Take, for example, Dismaland, his huge interactive 2015 art exhibit that satirized Disneyland by turning it into a wasteland — kind of like Fyre Festival for the kid in all of us. As visitors to the exhibit wandered through the pop-up theme park, they were greeted by “specially trained surly and unhelpful staff,” and a wonderland of surreal, dystopian excess.

One of the thrilling water attractions at Dismaland.

Then there’s his famous 2008 mural One Nation Under CCTV, which depicted a hooded graffiti artist whitewashing the piece’s title onto a wall as he’s filmed by a uniformed police officer. The mural’s content drew added significance from its location, positioned right next to a wall-mounted cadre of real closed-circuit cameras.

Banksy, you see, had received permission from the Royal Mail to erect a piece of artwork on the wall, sight unseen. So not only was the piece itself (which has since been painted over) a direct nose-thumbing to British surveillance culture, but the process by which the work was installed drew attention to the impossibility of Big Brother ever being able to fully surveil and curtail a determined proletariat.

At this point you might be side-eyeing the idea that an artist whose works now sell for millions is such a prole and egalitarian. But Banksy has always resisted the commercialization of his work — and when he has turned a tidy profit, he’s habitually done so by directly critiquing, and sometimes implicating, consumers of his own art.

Banksy is interested in critiquing the commodification of art — which increasingly includes a critique of virality

In keeping with his anti-establishment bent, Banksy’s most consistent and scathing critiques have long been directed at the commercialism of art. He’s famously used elaborate stunts, like the one he pulled on Friday, to drive this point home.

For example, in 2008, he used his art-world influence and risked his closely guarded anonymity (though it’s generally thought to be less closely held these days) to boost the career of fellow artist Thierry Guetta — who might optimistically be called the Tommy Wiseau of street art. The famous documentary Banksy made of the event, Exit Through the Gift Shop, implied that he’d done all of it to essentially troll the public and comment on the shallow nature of commercialized art by inflating the value of Guetta’s plainly derivative style.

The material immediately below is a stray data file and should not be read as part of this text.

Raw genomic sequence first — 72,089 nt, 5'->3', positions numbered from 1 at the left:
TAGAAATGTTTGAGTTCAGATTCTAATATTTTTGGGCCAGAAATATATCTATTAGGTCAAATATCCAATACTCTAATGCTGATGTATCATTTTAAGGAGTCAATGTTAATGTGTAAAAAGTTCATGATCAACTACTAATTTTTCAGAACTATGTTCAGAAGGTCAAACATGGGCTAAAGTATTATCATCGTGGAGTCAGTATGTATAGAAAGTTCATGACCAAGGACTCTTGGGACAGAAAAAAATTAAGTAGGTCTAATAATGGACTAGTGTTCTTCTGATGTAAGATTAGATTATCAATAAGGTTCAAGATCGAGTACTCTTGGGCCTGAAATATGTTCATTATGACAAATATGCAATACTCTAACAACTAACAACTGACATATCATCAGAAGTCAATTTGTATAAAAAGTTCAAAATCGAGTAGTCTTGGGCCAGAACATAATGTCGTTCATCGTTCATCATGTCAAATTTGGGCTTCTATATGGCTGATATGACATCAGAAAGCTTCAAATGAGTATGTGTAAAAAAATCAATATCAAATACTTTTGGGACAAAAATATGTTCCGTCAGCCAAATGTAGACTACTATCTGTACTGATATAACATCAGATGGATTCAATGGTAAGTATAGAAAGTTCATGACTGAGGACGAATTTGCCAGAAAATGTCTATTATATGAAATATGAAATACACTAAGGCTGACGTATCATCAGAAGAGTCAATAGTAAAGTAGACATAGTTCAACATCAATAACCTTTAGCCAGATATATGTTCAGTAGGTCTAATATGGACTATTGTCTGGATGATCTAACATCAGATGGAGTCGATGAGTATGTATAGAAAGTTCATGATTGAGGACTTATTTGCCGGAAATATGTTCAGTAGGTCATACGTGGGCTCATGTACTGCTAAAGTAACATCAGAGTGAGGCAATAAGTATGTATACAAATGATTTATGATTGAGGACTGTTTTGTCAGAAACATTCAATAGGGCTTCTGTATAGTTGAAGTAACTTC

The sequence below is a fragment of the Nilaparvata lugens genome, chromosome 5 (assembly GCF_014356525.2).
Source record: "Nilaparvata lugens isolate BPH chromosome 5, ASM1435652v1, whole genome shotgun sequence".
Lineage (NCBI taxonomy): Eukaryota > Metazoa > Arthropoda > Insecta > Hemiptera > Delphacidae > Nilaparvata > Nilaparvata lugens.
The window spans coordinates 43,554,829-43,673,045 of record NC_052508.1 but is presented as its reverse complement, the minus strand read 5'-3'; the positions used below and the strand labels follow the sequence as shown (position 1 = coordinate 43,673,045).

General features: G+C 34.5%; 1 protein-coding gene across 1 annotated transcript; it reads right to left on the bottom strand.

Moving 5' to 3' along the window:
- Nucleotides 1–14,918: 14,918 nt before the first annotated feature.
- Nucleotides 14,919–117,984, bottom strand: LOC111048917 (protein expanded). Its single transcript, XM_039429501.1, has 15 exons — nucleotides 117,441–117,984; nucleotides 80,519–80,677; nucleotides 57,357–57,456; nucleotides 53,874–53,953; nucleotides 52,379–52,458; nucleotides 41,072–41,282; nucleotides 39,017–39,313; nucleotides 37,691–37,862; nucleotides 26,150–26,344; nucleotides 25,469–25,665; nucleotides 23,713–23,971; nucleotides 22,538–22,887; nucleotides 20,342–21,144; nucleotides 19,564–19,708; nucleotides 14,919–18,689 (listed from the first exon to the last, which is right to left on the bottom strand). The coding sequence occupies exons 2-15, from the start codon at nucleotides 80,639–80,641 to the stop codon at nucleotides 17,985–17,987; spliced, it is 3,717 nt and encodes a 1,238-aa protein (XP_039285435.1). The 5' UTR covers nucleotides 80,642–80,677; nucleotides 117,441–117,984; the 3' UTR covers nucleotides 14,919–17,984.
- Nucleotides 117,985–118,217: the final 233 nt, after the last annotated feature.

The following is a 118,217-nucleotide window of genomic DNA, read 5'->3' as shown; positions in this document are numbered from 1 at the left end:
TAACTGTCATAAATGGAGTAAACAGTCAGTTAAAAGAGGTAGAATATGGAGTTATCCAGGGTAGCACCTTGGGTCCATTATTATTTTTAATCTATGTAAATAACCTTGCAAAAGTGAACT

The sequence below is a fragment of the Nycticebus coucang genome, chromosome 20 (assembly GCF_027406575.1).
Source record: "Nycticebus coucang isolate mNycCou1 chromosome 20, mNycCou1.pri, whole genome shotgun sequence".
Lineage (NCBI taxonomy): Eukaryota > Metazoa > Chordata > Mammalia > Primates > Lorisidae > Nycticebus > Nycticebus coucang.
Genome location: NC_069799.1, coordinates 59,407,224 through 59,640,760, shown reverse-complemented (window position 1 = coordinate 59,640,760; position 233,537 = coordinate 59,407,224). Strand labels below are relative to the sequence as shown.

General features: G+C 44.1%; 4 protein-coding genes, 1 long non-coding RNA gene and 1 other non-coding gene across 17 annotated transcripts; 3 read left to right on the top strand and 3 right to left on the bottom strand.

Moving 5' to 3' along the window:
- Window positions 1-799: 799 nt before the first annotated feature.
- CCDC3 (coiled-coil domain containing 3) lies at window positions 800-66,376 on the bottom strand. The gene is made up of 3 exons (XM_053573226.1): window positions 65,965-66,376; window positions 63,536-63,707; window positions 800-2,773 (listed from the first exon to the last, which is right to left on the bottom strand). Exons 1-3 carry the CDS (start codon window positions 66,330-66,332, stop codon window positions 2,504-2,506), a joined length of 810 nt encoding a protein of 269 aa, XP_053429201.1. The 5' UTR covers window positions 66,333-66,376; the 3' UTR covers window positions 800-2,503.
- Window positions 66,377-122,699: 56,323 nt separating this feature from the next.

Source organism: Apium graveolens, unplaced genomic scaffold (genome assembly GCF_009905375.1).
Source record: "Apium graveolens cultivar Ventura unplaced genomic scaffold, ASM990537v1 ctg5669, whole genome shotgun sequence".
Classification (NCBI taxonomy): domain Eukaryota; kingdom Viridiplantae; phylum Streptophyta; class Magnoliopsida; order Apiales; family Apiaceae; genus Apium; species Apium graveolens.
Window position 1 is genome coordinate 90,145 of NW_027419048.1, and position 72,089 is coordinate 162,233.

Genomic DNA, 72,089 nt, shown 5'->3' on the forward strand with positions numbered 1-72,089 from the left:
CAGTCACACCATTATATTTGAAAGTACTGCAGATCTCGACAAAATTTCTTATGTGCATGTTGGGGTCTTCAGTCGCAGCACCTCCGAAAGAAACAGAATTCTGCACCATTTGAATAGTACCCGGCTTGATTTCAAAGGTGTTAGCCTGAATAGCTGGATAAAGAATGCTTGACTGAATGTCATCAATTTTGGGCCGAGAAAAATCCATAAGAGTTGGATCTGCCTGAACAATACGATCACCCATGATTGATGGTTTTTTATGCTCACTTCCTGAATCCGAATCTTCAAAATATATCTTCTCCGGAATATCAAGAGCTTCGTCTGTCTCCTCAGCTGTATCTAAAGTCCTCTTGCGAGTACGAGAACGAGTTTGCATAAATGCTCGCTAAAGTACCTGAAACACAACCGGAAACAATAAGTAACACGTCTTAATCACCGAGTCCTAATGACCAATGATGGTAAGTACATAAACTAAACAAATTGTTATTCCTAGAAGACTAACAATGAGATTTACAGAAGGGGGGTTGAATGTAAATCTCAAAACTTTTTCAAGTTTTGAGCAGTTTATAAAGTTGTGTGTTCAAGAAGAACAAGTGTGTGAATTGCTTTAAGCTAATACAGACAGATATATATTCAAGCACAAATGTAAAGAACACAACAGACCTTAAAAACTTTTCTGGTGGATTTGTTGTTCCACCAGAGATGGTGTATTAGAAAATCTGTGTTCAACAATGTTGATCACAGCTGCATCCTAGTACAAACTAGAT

In 2013, Banksy caused a sensation when he set up a stall in Central Park selling unlabeled art prints to passersby for $60 — the same prints that would have fetched top price in an auction house if they’d first been authenticated as a Banksy original. Although Banksy’s pop-up art stand held works valued at hundreds of thousands of dollars, crowds passed by without a second glance, and Banksy only made $420 the entire day. The stunt served to highlight the translucence of imposed “value” in the art world, as well as to disrupt ideas about the “ordinariness” and public nature of art.

Essentially, Banksy likes to produce works that critique their own commodification. But he also seems to be increasingly critiquing the public’s attitudes toward art, and its complicity within the system of that commodification. The Dismaland project implicated the “tourists” for their enjoyment of the experience as much as it implicated Disney itself. With the Central Park experiment, the entire experience — the pop-up art stand and the art sold within it, as well as the night-and-day opposing responses from the public both before and after the reveal that Banksy was the perpetrator — became a piece of art.

With these exhibitions, Banksy is also increasingly using his work to explore and critique the idea of virality, and how it influences the perceived value of a work in the minds of both the public and the artistic establishment.